A Missed Opportunity
Let's take a look at the situation: Last Fall Microsoft rolls out Pocket PC 2002 and it is a winner. All the OEMs come out with terrific new hardware. The Compaq iPAQ 3800 Series, the HP Jornada 560 Series, the Toshiba e570, the NEC MobilePro P300, the Casio Cassiopeia E200-all marvelous, powerful, innovative devices. But there is more. Microsoft announces a number of new Pocket PC licensees. Windows CE and the Pocket PC make significant inroads in the lucrative vertical markets. The long-awaited "Stinger" phone, which combines phone functionality with a subset of the Pocket PC code, seems finally at hand. Intel is about to release XScale, the next generation of the already speedy StrongARM processor. And on the software side there is the release of "Talisker," Windows CE 4.0, officially CE .NET. All together an impressive arsenal of heavy-duty fire power. One that I expected to be launched at Palm, the fleetfooted, nimble challenger that had outslugged mighty Microsoft in the battle for palmtop supremacy round after round after round.
Only, Palm wasn't fleet-footed anymore. Palm was in the ropes, dazed and rattled from the pounding it had taken on just about every front during most of 2001. With its once lofty marketshare melting like butter in the hot sun, shaky leadership that culminated in the departure of several key executives, ho-hum new products, unexpected weakness from former Wunderkind Handspring, stock prices of both Palm and Handspring at historic lows, and an architecture that was running out of steam, Palm was definitely ready to drop. Not drop perhaps as in disappearing from the face of the earth, but certainly as in taking a severe enough beating to once and for all yield any claim to the palmtop supremacy and pass on the crown to Microsoft.
So when Carl Yankowski resigned and Handspring flirted with a descent into penny stock territory, it really was just a question of when and how Microsoft was going to deliver the final blow. And how deadly that blow was going to be to feeble Palm.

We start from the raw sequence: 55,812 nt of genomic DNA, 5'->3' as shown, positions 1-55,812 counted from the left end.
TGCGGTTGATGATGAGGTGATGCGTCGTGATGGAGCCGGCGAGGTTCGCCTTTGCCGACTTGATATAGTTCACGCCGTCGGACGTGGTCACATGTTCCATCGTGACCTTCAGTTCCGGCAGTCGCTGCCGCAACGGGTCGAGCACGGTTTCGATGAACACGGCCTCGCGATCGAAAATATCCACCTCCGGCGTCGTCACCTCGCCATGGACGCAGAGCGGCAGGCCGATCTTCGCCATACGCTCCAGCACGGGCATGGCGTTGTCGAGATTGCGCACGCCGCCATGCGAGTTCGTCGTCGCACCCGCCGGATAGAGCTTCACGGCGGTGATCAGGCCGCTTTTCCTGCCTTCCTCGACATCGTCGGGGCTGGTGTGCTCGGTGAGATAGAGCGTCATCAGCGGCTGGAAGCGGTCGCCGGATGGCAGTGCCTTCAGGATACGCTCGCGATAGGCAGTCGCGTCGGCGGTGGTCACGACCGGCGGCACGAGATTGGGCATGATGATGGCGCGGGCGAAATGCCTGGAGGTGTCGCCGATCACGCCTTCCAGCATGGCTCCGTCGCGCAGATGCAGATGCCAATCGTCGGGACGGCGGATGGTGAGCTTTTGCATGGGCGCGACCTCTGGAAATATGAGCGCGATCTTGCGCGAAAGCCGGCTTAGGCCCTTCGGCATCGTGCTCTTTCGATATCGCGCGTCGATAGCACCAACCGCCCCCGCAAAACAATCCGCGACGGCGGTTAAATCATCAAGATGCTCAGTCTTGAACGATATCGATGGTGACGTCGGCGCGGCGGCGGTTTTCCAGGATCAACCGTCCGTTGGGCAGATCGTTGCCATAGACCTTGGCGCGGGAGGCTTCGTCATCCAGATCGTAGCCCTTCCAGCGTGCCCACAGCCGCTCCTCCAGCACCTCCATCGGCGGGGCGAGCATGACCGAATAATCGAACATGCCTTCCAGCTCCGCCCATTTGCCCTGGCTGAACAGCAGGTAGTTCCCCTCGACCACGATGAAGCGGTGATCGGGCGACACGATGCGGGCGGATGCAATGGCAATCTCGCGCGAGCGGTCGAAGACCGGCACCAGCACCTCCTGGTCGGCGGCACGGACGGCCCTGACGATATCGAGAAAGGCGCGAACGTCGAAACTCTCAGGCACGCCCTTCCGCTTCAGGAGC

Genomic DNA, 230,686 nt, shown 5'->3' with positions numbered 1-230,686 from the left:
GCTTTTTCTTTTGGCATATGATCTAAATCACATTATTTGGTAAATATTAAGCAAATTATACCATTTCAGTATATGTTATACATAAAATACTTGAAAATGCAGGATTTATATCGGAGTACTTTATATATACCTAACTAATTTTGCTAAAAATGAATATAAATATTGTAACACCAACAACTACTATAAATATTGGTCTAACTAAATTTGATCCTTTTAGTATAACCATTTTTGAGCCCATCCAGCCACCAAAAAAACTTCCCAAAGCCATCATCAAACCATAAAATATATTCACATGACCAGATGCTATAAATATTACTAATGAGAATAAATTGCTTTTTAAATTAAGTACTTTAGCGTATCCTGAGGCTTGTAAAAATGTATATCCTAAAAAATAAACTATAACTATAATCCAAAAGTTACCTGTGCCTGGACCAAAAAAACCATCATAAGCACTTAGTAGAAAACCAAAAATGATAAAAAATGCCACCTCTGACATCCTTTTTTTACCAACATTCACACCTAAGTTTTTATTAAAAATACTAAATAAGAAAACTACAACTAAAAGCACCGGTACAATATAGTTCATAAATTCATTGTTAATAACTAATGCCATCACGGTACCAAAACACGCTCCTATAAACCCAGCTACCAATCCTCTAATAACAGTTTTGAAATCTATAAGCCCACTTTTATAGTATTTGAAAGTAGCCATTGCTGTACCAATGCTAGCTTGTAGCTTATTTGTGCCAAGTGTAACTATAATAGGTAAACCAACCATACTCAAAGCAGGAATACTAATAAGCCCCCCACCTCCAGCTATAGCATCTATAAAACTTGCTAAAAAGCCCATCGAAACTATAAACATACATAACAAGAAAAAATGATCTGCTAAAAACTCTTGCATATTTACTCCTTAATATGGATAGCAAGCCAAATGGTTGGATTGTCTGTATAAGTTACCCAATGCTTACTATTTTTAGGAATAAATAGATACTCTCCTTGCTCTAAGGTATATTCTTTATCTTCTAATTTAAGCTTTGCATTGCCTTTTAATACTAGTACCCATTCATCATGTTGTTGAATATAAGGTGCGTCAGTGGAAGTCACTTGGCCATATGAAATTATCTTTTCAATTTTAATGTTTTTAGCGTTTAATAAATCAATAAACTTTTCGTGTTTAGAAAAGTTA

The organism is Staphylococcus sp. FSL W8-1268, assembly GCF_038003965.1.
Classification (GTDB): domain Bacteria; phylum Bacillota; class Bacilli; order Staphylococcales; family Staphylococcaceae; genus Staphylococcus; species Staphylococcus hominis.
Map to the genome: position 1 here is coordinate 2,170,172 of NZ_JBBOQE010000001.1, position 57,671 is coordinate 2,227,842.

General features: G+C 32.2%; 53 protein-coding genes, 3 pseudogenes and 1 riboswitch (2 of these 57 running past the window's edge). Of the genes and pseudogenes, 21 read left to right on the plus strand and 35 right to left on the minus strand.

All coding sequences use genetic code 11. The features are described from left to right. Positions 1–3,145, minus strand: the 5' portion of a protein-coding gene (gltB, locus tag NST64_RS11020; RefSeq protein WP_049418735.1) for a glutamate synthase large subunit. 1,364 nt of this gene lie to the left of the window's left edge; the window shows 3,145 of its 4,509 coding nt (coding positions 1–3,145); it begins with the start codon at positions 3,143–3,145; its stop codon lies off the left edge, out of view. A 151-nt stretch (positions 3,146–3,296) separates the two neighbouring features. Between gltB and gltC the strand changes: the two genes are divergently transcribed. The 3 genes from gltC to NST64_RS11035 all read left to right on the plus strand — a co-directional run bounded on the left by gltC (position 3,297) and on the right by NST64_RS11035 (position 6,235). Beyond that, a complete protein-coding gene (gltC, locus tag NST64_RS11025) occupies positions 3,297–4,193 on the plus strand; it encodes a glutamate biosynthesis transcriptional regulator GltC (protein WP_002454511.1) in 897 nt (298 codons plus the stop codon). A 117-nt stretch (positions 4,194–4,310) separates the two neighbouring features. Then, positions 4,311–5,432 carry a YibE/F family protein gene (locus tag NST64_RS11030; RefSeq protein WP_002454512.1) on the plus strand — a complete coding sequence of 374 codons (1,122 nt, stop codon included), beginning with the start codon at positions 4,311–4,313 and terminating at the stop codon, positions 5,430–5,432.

But the blow never came.
The Pocket PC presence at Fall Comdex was the least coordinated, least convincing in years. No more Pocket PC booth. Instead, Pocket PC offerings were mixed in with other Windows stuff and pretty much disappeared in the overall Windows lineup. Pocket PCs were virtually invisible at Microsoft partners' booths as well. Palm and Handspring, in the meantime, occupied vast amounts of show floor real estate. Handspring made the absolute most out of the Treo which wasn't even available yet. A missed opportunity for sure.
Next came, well, nothing. Instead of a concentrated effort to promote Pocket PC, Casio pretty much disappeared, Compaq played it very low key with the new 3800 Series, NEC and Toshiba all but hid their new Pocket PCs, and the very nice new Jornada 560 Series from HP went essentially unnoticed against the backdrop of Carly Fiorina's inexplicable decision to swallow up Compaq.
But surely the Microsoft camp was going to take publicity advantage of the introduction of XScale, the new Intel chip that will boost and power Pocket PCs for years to come. Nope. That was a non-event. I didn't expect an unleashing of an entirely new generation of super-powerful Pocket PCs, but why not at least a couple of top-of-the-line models?
The introduction of Windows CE 4.0 was again a non-event. After years of confusion with inconsistent Windows CE nomenclature, "Windows CE .Net" perhaps takes the cake. We presented the goods on it in the last issue of Pen, but how it will relate to Pocket PC is anyone's guess.
Next we have the "introduction" of the Pocket PC Phone Edition. I put it in parentheses because while Handspring milked the Treo for whatever it could, the Phone Edition was unveiled at the GSM World Congress 2002 somewhere in France, and as of this writing no one really seems to know when some of those new devices will make it to the US. And what about the Phone Edition's overlap with Stinger?
So the knockout punch didn't happen. Perhaps Microsoft, under substantial scrutiny for its predatory practices, wanted to play it low key. Perhaps the PDA market is not important enough (yet?) to make a big statement. Perhaps Microsoft feels that victory is at hand anyway and there was no need to rub it in.
Bottomline, boxing fans: our guy didn't throw the knockout punch, instead shambling around the ring, sipping water in the corner, waving to the crowd, and inexplicably ignoring the champ who was panting in the ropes.
Conrad H. Blickenstorfer
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